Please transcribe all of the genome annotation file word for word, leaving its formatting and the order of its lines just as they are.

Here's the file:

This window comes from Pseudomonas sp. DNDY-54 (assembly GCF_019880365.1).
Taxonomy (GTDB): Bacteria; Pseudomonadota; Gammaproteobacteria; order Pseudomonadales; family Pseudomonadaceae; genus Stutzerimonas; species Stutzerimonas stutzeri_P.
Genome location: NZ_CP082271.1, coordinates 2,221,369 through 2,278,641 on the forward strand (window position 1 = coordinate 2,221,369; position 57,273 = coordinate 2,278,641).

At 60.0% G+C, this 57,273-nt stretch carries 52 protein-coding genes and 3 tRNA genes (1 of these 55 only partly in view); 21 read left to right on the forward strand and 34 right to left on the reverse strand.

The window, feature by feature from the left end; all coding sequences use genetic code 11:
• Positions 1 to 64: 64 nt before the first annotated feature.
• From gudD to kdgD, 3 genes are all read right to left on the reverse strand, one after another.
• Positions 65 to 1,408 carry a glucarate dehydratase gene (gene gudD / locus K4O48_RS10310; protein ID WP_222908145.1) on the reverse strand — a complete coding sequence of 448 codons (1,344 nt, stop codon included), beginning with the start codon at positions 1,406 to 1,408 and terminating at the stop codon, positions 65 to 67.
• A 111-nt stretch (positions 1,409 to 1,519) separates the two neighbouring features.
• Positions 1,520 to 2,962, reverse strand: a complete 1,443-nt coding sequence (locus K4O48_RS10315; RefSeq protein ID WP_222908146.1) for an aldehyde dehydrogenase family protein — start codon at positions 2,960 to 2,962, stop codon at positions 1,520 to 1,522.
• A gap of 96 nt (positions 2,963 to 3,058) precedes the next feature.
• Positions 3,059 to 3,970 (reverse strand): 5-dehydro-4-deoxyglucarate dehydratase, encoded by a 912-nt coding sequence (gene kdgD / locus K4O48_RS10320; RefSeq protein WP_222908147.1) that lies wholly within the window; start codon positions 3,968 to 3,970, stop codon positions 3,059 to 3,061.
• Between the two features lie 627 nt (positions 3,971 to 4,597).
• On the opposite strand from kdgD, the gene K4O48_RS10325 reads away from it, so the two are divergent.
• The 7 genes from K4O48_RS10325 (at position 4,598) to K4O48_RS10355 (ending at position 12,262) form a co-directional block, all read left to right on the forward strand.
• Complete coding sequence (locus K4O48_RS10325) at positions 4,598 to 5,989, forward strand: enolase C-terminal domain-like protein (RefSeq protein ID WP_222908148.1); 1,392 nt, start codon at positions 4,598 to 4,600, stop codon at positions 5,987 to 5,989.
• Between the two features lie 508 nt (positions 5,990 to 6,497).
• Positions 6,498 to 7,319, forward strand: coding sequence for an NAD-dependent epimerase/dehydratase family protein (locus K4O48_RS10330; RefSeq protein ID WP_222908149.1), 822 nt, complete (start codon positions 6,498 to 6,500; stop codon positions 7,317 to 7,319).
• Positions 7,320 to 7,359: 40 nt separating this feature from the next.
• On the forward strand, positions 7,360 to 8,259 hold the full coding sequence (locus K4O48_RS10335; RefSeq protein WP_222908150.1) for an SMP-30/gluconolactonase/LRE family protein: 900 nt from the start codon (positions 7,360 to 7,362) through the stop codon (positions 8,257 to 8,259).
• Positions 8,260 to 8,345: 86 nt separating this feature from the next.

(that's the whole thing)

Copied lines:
This window comes from Pseudomonas sp. DNDY-54 (assembly GCF_019880365.1).
Taxonomy (GTDB): Bacteria; Pseudomonadota; Gammaproteobacteria; order Pseudomonadales; family Pseudomonadaceae; genus Stutzerimonas; species Stutzerimonas stutzeri_P.
Genome location: NZ_CP082271.1, coordinates 2,221,369 through 2,278,641 on the forward strand (window position 1 = coordinate 2,221,369; position 57,273 = coordinate 2,278,641).

At 60.0% G+C, this 57,273-nt stretch carries 52 protein-coding genes and 3 tRNA genes (1 of these 55 only partly in view); 21 read left to right on the forward strand and 34 right to left on the reverse strand.

The window, feature by feature from the left end; all coding sequences use genetic code 11:
• Positions 1 to 64: 64 nt before the first annotated feature.
• From gudD to kdgD, 3 genes are all read right to left on the reverse strand, one after another.
• Positions 65 to 1,408 carry a glucarate dehydratase gene (gene gudD / locus K4O48_RS10310; protein ID WP_222908145.1) on the reverse strand — a complete coding sequence of 448 codons (1,344 nt, stop codon included), beginning with the start codon at positions 1,406 to 1,408 and terminating at the stop codon, positions 65 to 67.
• A 111-nt stretch (positions 1,409 to 1,519) separates the two neighbouring features.
• Positions 1,520 to 2,962, reverse strand: a complete 1,443-nt coding sequence (locus K4O48_RS10315; RefSeq protein ID WP_222908146.1) for an aldehyde dehydrogenase family protein — start codon at positions 2,960 to 2,962, stop codon at positions 1,520 to 1,522.
• A gap of 96 nt (positions 2,963 to 3,058) precedes the next feature.
• Positions 3,059 to 3,970 (reverse strand): 5-dehydro-4-deoxyglucarate dehydratase, encoded by a 912-nt coding sequence (gene kdgD / locus K4O48_RS10320; RefSeq protein WP_222908147.1) that lies wholly within the window; start codon positions 3,968 to 3,970, stop codon positions 3,059 to 3,061.
• Between the two features lie 627 nt (positions 3,971 to 4,597).
• On the opposite strand from kdgD, the gene K4O48_RS10325 reads away from it, so the two are divergent.
• The 7 genes from K4O48_RS10325 (at position 4,598) to K4O48_RS10355 (ending at position 12,262) form a co-directional block, all read left to right on the forward strand.
• Complete coding sequence (locus K4O48_RS10325) at positions 4,598 to 5,989, forward strand: enolase C-terminal domain-like protein (RefSeq protein ID WP_222908148.1); 1,392 nt, start codon at positions 4,598 to 4,600, stop codon at positions 5,987 to 5,989.
• Between the two features lie 508 nt (positions 5,990 to 6,497).
• Positions 6,498 to 7,319, forward strand: coding sequence for an NAD-dependent epimerase/dehydratase family protein (locus K4O48_RS10330; RefSeq protein ID WP_222908149.1), 822 nt, complete (start codon positions 6,498 to 6,500; stop codon positions 7,317 to 7,319).
• Positions 7,320 to 7,359: 40 nt separating this feature from the next.
• On the forward strand, positions 7,360 to 8,259 hold the full coding sequence (locus K4O48_RS10335; RefSeq protein WP_222908150.1) for an SMP-30/gluconolactonase/LRE family protein: 900 nt from the start codon (positions 7,360 to 7,362) through the stop codon (positions 8,257 to 8,259).
• Positions 8,260 to 8,345: 86 nt separating this feature from the next.